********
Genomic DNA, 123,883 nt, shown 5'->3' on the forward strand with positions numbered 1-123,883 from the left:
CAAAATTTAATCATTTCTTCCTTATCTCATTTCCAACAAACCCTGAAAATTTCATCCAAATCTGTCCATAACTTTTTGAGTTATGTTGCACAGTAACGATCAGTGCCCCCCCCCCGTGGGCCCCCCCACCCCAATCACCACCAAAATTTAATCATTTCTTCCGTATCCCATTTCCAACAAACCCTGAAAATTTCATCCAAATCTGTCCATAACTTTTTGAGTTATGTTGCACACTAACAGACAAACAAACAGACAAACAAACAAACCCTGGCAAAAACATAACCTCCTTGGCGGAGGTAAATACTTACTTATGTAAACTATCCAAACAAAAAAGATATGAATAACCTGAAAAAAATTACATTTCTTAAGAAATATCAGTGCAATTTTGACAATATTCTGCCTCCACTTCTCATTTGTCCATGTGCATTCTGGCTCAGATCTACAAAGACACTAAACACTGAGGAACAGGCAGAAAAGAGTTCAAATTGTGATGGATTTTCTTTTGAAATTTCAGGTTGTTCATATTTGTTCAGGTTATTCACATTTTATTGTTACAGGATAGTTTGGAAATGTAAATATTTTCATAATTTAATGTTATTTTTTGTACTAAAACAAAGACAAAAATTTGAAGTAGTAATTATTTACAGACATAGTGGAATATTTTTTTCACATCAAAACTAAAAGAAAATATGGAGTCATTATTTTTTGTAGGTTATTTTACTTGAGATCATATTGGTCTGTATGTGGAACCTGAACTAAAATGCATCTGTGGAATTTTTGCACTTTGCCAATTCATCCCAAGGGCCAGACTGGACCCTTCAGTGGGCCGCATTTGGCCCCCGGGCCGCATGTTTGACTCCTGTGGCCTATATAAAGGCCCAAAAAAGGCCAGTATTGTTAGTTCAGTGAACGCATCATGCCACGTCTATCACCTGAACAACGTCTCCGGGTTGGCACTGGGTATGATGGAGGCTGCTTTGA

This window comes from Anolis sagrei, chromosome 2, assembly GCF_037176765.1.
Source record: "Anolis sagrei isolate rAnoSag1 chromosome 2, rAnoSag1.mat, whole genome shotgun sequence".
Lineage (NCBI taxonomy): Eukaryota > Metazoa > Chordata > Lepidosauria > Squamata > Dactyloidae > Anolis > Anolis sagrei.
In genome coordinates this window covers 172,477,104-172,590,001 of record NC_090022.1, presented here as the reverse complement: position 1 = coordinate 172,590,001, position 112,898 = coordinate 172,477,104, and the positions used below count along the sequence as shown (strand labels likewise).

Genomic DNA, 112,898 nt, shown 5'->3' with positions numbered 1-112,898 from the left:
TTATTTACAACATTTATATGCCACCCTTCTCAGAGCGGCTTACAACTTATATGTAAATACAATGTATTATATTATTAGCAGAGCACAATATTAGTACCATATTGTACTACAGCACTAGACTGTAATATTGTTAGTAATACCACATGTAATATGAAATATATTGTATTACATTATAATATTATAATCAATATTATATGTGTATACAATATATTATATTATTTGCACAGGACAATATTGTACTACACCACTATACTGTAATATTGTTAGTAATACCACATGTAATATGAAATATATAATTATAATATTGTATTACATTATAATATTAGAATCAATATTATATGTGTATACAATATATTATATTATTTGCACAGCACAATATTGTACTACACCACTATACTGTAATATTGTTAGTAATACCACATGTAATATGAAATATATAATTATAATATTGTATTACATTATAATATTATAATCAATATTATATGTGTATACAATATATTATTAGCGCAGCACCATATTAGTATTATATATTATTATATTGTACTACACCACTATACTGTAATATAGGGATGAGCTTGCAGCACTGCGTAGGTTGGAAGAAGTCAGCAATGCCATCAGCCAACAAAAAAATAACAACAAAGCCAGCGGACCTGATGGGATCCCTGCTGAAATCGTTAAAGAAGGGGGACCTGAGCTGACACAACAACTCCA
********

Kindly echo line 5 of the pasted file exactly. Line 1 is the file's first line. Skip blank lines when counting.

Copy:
Lineage (NCBI taxonomy): Eukaryota > Metazoa > Chordata > Lepidosauria > Squamata > Dactyloidae > Anolis > Anolis sagrei.